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Part I: Small Business Survival During Tough Economic Times

"Mind Your Business", by Sheila McCumby, February, 2023
Part I - this is the first part of a two-part article aimed at addressing small business survival during lean times. In this blog post, we will share suggestions from financial experts to help you stay afloat and prosper during the forecasted economic storms.

Owning a frame shop is akin to having a newborn baby; we experience constant worry and little sleep. Grim economic forecasts in the media cause us even more anxiety and sleepless nights. Predictions of an upcoming recession could mean that our little business/baby may have colic, how are we going to make ends meet?

It’s overwhelming: Recently gazillionaire industry giants have laid off thousands of workers. With higher costs and unemployment, consumers have less disposable income to spend on framing. Meanwhile, our materials and basic operating costs are increasing. With the war going on in Ukraine, and a worldwide economic downturn, how can small businesses expect to flourish during these lean times?

Economic times

Here are some suggestions from financial experts to help you stay afloat and prosper during the forecasted economic storms:

1. Manage your business's cash flow

If you don’t have a business savings account, start one.

Setting aside a small percentage of your profits monthly will help you supplement the lean times. Talk with a reputable financial advisor and invest that cash into short-term interest-bearing accounts that will make your money work for you and yield a higher return. Utilize your financial reports in FrameReady. The accounts receivable report is available at the click of a button. Be assertive in collecting those past due debts owed to you now, as customers may not be able to pay later when their cash flow is reduced to a trickle in a recession.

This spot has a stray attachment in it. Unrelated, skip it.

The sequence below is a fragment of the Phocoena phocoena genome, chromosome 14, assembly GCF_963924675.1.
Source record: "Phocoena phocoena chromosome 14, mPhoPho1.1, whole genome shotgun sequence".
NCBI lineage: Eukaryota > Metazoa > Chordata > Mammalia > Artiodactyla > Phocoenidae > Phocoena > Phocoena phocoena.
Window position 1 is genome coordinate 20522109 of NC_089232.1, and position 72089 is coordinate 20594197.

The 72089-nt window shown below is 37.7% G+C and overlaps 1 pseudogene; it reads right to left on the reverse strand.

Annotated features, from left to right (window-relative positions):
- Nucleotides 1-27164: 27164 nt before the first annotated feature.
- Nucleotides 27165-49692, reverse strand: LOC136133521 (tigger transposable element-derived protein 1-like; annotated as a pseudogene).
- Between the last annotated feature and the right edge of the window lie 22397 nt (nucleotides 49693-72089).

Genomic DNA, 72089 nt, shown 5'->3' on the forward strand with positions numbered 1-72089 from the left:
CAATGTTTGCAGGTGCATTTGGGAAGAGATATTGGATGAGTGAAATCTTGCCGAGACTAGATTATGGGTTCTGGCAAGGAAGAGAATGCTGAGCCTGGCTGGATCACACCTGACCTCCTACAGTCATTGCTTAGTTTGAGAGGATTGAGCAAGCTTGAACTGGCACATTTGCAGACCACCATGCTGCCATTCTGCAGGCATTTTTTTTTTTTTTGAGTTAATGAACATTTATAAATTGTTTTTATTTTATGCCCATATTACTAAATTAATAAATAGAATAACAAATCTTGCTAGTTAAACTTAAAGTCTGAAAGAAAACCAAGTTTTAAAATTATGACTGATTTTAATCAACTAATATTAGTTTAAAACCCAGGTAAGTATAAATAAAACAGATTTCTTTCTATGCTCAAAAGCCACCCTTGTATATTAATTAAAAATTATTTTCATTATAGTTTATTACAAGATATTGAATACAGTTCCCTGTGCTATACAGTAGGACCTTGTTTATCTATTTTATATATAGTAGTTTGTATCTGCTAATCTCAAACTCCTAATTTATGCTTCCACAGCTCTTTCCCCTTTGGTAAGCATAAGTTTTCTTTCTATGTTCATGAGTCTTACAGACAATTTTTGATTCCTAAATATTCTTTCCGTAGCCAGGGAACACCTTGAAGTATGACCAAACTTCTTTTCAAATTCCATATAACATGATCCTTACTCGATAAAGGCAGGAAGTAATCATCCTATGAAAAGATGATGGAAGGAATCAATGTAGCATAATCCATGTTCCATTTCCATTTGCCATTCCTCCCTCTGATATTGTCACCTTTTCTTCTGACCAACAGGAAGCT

2. Protect yourself

If you take advantage of your FrameReady features, then you will be better prepared for the coming economic storms and will hopefully prosper in the coming year.

Always collect a minimum 50% deposit, on all custom orders and encourage customers to pay in full when they can.

Be smart and draw up contracts when dealing with larger commercial customers. It’s a great feeling to score a $10,000+ order, but bid on those big jobs carefully. It’s better to lose out on a bid, than to lose money and time on a proposal where you underestimated the cost. One bad bid can destroy a business. Use FrameReady's Job # feature to keep those big orders organized and track deadlines and payments. Make corporate clients pay deposits up front and create a positive relationship with the go-to A/P person at the company when you need to collect payment.

3. Be smart about debt

Now may not be the best time to expand, remodel or take out an SBA loan to grow your business.

Use FrameReady’s sales reports to project what your future sales may be, compare those sales year to year. You can do a contingency projection that this year may have a 10-20% revenue decrease and prepare for it. Keep your personal credit squeaky clean in case you need to take out a short-term loan in an emergency.

4. Manage your inventory

Every penny that you make comes into your shop through your freight receiving door.

If you are not managing your inventory, you are not managing your business. FrameReady has fantastic inventory management options. Run your usage reports for moulding, matboard and glazing. These reports will help you order smarter. FrameReady moulding and matboard usage reports show which components are your top sellers, and you can purge those slow-moving inventory clunkers that should be replaced with something that will sell better. You may also get discounted pricing on your top selling items by ordering in bulk. Don’t be afraid to approach your sales rep for additional markdowns when you’re bidding for larger jobs. Even a small discount of 3-5% will positively impact your profits.

This is Part I of a two part series "Small Business Survival During Tough Economic Times". You can find Part II here.

"Mind Your Business", by Sheila McCumby, February, 2023